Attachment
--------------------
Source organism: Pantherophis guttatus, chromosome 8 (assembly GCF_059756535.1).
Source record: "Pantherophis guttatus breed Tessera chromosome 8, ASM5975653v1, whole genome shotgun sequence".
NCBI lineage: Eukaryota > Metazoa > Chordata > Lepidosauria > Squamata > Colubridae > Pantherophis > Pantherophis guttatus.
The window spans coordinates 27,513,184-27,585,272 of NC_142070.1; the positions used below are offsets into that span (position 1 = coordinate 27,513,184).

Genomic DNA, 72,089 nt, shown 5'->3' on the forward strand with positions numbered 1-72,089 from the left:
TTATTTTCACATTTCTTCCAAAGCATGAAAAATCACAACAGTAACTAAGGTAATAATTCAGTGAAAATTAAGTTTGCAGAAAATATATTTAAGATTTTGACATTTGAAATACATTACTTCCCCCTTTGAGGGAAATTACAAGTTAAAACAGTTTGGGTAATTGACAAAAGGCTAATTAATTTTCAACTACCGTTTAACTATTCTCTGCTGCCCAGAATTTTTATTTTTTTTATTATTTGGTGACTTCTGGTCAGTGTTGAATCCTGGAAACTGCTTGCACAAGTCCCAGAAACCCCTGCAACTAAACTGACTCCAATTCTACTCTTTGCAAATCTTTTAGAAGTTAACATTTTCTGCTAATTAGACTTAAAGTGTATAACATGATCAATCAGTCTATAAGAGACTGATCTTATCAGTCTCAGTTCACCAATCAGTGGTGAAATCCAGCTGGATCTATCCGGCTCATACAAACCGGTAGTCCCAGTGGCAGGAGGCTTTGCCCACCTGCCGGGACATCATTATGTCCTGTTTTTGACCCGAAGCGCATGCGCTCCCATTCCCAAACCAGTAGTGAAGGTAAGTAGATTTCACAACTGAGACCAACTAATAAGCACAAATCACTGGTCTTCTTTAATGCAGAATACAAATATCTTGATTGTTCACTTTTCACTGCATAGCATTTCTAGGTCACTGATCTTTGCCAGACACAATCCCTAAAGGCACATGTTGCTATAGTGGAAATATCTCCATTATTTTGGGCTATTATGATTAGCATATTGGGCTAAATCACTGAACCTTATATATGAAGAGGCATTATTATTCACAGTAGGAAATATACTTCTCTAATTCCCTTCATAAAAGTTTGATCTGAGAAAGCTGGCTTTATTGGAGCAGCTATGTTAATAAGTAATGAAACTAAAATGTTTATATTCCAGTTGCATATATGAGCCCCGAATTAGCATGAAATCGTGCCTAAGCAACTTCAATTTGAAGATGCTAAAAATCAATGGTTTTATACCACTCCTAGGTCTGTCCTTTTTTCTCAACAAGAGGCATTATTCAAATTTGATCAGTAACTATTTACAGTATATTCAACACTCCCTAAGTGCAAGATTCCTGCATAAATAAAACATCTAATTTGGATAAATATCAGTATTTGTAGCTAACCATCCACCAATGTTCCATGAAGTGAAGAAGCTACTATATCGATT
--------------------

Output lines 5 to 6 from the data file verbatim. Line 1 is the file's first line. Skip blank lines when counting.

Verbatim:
Genomic DNA, 72,089 nt, shown 5'->3' on the forward strand with positions numbered 1-72,089 from the left:
TTATTTTCACATTTCTTCCAAAGCATGAAAAATCACAACAGTAACTAAGGTAATAATTCAGTGAAAATTAAGTTTGCAGAAAATATATTTAAGATTTTGACATTTGAAATACATTACTTCCCCCTTTGAGGGAAATTACAAGTTAAAACAGTTTGGGTAATTGACAAAAGGCTAATTAATTTTCAACTACCGTTTAACTATTCTCTGCTGCCCAGAATTTTTATTTTTTTTATTATTTGGTGACTTCTGGTCAGTGTTGAATCCTGGAAACTGCTTGCACAAGTCCCAGAAACCCCTGCAACTAAACTGACTCCAATTCTACTCTTTGCAAATCTTTTAGAAGTTAACATTTTCTGCTAATTAGACTTAAAGTGTATAACATGATCAATCAGTCTATAAGAGACTGATCTTATCAGTCTCAGTTCACCAATCAGTGGTGAAATCCAGCTGGATCTATCCGGCTCATACAAACCGGTAGTCCCAGTGGCAGGAGGCTTTGCCCACCTGCCGGGACATCATTATGTCCTGTTTTTGACCCGAAGCGCATGCGCTCCCATTCCCAAACCAGTAGTGAAGGTAAGTAGATTTCACAACTGAGACCAACTAATAAGCACAAATCACTGGTCTTCTTTAATGCAGAATACAAATATCTTGATTGTTCACTTTTCACTGCATAGCATTTCTAGGTCACTGATCTTTGCCAGACACAATCCCTAAAGGCACATGTTGCTATAGTGGAAATATCTCCATTATTTTGGGCTATTATGATTAGCATATTGGGCTAAATCACTGAACCTTATATATGAAGAGGCATTATTATTCACAGTAGGAAATATACTTCTCTAATTCCCTTCATAAAAGTTTGATCTGAGAAAGCTGGCTTTATTGGAGCAGCTATGTTAATAAGTAATGAAACTAAAATGTTTATATTCCAGTTGCATATATGAGCCCCGAATTAGCATGAAATCGTGCCTAAGCAACTTCAATTTGAAGATGCTAAAAATCAATGGTTTTATACCACTCCTAGGTCTGTCCTTTTTTCTCAACAAGAGGCATTATTCAAATTTGATCAGTAACTATTTACAGTATATTCAACACTCCCTAAGTGCAAGATTCCTGCATAAATAAAACATCTAATTTGGATAAATATCAGTATTTGTAGCTAACCATCCACCAATGTTCCATGAAGTGAAGAAGCTACTATATCGATT